He Laid On Or Near Something Warm
Dogs love to lay in the sun, and they’ll often find the warmest spot in the house to curl up in. I always know where to find my dogs on cool mornings. Laying in front of the glass door where the morning sunbeams across our kitchen floor.
When dogs lay in the sun or in front of a heater like this, it means that their bodies and heads can feel hot.
If this is the case, and your dog doesn’t seem to be in any distress, there’s no need to worry. However, if you’re concerned, you can always offer him a cool spot to lie down in.
What Should I Do If My Dog’s Head Feels Hot?
Your reaction to a dog with a hot head is going to vary based on the reason your pooch’s head is so warm. If your dog’s head is hot and it isn’t from something harmless like laying in the sun on a cool day, then you’ll want to make sure he’s going to be okay.
Dogs and breeds may naturally run a regular temperature slightly higher or lower than others and be okay (101.0 to 102.5 F), but you should still monitor their temperature just in case. If your dog’s head feels hot, it’s important to make sure that his temperature stays below 104.0 Fahrenheit.
Give your dog plenty of water to drink and a cool place to go. Being in a cooler environment will help to lower his body temperature. If you don’t have air conditioning, you can use a fan or open up some windows to help get the air moving and cooler.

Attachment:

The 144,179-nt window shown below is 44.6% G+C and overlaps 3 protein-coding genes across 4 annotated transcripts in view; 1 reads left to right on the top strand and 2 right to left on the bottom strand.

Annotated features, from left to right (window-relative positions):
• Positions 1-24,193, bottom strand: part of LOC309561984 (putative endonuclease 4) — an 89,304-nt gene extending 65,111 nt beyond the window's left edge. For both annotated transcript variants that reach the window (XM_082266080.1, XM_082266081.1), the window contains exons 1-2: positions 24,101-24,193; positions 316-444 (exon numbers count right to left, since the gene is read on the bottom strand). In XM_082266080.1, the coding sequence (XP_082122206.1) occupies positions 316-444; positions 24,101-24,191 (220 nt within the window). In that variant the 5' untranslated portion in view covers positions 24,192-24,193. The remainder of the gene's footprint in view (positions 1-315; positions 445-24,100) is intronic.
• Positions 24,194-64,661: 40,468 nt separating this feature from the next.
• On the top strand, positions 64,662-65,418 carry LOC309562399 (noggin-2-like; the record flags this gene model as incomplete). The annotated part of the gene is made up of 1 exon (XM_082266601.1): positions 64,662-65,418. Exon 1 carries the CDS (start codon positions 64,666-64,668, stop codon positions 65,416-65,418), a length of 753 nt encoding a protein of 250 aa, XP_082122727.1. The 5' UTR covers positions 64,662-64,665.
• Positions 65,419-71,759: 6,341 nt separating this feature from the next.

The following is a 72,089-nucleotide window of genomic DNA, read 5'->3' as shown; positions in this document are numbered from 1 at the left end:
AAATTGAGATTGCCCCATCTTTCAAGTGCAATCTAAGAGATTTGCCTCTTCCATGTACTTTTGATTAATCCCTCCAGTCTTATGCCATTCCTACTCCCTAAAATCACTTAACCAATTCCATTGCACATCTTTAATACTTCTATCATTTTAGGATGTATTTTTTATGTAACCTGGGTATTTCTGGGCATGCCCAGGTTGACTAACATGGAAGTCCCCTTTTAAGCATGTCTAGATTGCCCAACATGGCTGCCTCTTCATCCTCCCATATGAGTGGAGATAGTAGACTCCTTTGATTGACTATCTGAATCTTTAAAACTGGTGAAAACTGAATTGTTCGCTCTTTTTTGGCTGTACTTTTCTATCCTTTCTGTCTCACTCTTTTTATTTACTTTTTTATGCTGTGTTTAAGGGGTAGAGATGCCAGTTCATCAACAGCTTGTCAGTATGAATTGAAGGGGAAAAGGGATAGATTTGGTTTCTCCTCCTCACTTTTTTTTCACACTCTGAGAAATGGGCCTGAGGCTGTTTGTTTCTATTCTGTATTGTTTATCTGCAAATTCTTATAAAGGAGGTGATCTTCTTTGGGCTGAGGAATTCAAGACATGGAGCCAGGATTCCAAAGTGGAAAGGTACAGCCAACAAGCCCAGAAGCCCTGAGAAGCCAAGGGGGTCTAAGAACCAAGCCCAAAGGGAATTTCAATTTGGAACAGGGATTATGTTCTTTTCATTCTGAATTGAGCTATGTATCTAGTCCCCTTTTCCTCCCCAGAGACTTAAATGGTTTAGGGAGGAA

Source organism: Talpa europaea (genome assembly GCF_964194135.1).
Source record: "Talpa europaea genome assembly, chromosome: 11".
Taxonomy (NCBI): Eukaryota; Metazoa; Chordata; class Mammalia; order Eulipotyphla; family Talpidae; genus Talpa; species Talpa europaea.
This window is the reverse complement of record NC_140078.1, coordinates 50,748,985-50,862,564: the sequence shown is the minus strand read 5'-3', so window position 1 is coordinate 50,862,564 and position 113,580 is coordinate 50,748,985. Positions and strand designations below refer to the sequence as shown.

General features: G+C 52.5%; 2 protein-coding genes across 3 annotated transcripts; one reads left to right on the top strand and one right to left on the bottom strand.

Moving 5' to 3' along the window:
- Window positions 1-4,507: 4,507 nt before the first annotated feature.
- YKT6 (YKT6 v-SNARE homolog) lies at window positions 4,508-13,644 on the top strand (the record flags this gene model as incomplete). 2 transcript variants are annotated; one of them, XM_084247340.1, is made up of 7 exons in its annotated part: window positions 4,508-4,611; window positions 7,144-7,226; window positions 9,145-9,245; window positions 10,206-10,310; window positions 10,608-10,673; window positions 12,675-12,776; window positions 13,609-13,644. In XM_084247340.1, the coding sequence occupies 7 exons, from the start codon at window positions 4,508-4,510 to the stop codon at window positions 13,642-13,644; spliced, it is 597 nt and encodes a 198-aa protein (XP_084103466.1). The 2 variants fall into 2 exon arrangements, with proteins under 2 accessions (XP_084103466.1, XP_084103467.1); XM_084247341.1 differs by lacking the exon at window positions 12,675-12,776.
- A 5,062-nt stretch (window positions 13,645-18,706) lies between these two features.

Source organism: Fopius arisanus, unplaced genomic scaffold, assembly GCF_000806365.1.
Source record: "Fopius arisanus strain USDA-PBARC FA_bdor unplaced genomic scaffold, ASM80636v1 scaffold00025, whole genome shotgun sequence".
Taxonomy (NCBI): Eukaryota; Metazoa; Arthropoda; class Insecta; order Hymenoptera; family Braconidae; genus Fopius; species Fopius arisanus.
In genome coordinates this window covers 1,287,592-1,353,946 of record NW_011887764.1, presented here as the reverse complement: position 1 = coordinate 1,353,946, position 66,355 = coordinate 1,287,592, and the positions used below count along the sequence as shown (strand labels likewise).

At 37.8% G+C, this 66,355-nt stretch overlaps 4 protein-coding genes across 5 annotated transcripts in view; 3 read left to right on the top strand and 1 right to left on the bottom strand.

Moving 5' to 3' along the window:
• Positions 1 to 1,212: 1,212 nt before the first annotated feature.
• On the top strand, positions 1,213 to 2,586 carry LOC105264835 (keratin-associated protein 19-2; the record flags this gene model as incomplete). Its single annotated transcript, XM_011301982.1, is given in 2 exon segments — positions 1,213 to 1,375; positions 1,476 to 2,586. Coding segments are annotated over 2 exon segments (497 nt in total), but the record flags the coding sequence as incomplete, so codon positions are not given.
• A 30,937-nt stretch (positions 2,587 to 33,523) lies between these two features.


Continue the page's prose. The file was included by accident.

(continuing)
Please remember that you should NOT give your dog human medication unless you have been instructed to do so by your veterinarian.
Should My Dog’s Head Feel Hot?
Unless he was outside playing, had vaccinations with that side effect, or was laying in the sun or next to the heater, your dog’s head shouldn’t be hotter than normal. But, remember your dog’s natural temperature is higher than yours so, even if it is at a normal temperature, it may feel hot to the touch.
Should I Worry If My Dog’s Head Is Hot?
A hot head alone isn’t a time for worry, but it is time for further investigation and monitoring. This could be a sign that your dog is in distress and needs help.
Your dog’s temperature should ideally stay in the natural range mentioned above. Be sure to call your vet or other emergency help if your dog’s temperature goes below 99 or above 104 F.
When To Call The Vet?
As I just mentioned, you’ll want to call the vet when your dog’s temperature is above 104 or below 99 F. In addition to that though, call your vet if your dog has a prolonged elevated temperature that is above the natural range but below the emergency (104 F) high.
Don’t hesitate to call your vet if you can’t keep your dog cool, you suspect he ingested something poisonous or something else hazardous to his health. It’s also a good idea to call if you need more specific advice for your exact situation.
Summary: My Dog’s Head Is Hot! Concerns And Solutions
There are many reasons why a dog’s head can get hot. The most common reason is fever, which is caused by the body’s thermostat being reset to a higher temperature. Other medical issues that can cause a dog’s head to become hot include heat stroke, poisoning, and vaccinations. Dogs can also overheat if they play too hard or lay in the sun too long.
If you’re concerned that your dog’s head is hot, there are a few things you can try to help him cool down. First, make sure he has plenty of water to drink and a cool place to lie down. You can also use a fan or open up some windows to help get the air moving and cooler. If your dog’s temperature remains elevated, call your vet for further instructions.
When a dog’s head is hot, it’s important to make sure that his temperature stays below 104.0 Fahrenheit. Depending on the dog and breed, your good boy may have a normal body temperature that runs between 101.0 to 102.5 F. If your dog’s head is hot, but everything else checks out okay, it would be a good idea to keep an eye on him just in case.